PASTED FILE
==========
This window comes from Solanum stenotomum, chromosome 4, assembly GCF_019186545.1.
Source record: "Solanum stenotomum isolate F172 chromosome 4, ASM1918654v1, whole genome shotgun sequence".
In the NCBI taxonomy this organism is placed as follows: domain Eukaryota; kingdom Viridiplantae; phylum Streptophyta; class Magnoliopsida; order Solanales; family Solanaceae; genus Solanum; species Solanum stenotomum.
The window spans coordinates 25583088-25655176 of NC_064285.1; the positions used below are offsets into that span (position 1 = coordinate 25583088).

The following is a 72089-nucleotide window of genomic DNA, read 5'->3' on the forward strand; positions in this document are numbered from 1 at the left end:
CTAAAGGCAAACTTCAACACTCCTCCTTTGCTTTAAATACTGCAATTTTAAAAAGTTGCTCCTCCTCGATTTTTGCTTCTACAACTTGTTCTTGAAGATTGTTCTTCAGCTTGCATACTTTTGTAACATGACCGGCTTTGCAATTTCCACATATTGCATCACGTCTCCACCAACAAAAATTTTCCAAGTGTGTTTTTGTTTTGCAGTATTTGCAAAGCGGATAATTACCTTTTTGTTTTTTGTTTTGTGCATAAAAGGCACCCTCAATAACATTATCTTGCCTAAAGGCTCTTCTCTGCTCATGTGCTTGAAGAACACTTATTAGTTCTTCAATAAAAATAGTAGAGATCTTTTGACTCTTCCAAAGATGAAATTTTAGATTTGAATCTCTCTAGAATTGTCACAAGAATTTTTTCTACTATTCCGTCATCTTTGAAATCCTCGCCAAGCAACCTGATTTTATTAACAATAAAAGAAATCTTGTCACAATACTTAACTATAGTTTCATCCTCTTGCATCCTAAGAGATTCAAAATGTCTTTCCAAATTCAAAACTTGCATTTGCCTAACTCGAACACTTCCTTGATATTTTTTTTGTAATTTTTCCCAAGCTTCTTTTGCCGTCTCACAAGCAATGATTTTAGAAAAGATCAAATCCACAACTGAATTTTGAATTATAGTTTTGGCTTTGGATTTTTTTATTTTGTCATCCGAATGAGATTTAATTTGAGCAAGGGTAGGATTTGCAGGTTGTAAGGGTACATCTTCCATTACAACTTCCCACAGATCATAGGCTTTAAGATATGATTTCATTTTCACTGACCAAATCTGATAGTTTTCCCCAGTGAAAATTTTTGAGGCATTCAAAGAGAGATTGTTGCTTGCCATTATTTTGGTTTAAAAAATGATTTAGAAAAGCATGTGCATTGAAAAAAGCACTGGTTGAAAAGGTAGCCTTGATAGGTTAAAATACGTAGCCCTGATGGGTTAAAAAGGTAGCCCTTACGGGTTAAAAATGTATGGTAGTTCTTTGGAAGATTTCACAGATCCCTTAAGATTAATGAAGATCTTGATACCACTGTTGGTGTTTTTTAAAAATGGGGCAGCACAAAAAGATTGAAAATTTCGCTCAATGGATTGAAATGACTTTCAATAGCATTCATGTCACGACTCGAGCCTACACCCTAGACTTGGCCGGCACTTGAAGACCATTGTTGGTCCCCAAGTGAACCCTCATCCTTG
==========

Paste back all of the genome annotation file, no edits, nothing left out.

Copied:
This window comes from Solanum stenotomum, chromosome 4, assembly GCF_019186545.1.
Source record: "Solanum stenotomum isolate F172 chromosome 4, ASM1918654v1, whole genome shotgun sequence".
In the NCBI taxonomy this organism is placed as follows: domain Eukaryota; kingdom Viridiplantae; phylum Streptophyta; class Magnoliopsida; order Solanales; family Solanaceae; genus Solanum; species Solanum stenotomum.
The window spans coordinates 25583088-25655176 of NC_064285.1; the positions used below are offsets into that span (position 1 = coordinate 25583088).

The following is a 72089-nucleotide window of genomic DNA, read 5'->3' on the forward strand; positions in this document are numbered from 1 at the left end:
CTAAAGGCAAACTTCAACACTCCTCCTTTGCTTTAAATACTGCAATTTTAAAAAGTTGCTCCTCCTCGATTTTTGCTTCTACAACTTGTTCTTGAAGATTGTTCTTCAGCTTGCATACTTTTGTAACATGACCGGCTTTGCAATTTCCACATATTGCATCACGTCTCCACCAACAAAAATTTTCCAAGTGTGTTTTTGTTTTGCAGTATTTGCAAAGCGGATAATTACCTTTTTGTTTTTTGTTTTGTGCATAAAAGGCACCCTCAATAACATTATCTTGCCTAAAGGCTCTTCTCTGCTCATGTGCTTGAAGAACACTTATTAGTTCTTCAATAAAAATAGTAGAGATCTTTTGACTCTTCCAAAGATGAAATTTTAGATTTGAATCTCTCTAGAATTGTCACAAGAATTTTTTCTACTATTCCGTCATCTTTGAAATCCTCGCCAAGCAACCTGATTTTATTAACAATAAAAGAAATCTTGTCACAATACTTAACTATAGTTTCATCCTCTTGCATCCTAAGAGATTCAAAATGTCTTTCCAAATTCAAAACTTGCATTTGCCTAACTCGAACACTTCCTTGATATTTTTTTTGTAATTTTTCCCAAGCTTCTTTTGCCGTCTCACAAGCAATGATTTTAGAAAAGATCAAATCCACAACTGAATTTTGAATTATAGTTTTGGCTTTGGATTTTTTTATTTTGTCATCCGAATGAGATTTAATTTGAGCAAGGGTAGGATTTGCAGGTTGTAAGGGTACATCTTCCATTACAACTTCCCACAGATCATAGGCTTTAAGATATGATTTCATTTTCACTGACCAAATCTGATAGTTTTCCCCAGTGAAAATTTTTGAGGCATTCAAAGAGAGATTGTTGCTTGCCATTATTTTGGTTTAAAAAATGATTTAGAAAAGCATGTGCATTGAAAAAAGCACTGGTTGAAAAGGTAGCCTTGATAGGTTAAAATACGTAGCCCTGATGGGTTAAAAAGGTAGCCCTTACGGGTTAAAAATGTATGGTAGTTCTTTGGAAGATTTCACAGATCCCTTAAGATTAATGAAGATCTTGATACCACTGTTGGTGTTTTTTAAAAATGGGGCAGCACAAAAAGATTGAAAATTTCGCTCAATGGATTGAAATGACTTTCAATAGCATTCATGTCACGACTCGAGCCTACACCCTAGACTTGGCCGGCACTTGAAGACCATTGTTGGTCCCCAAGTGAACCCTCATCCTTG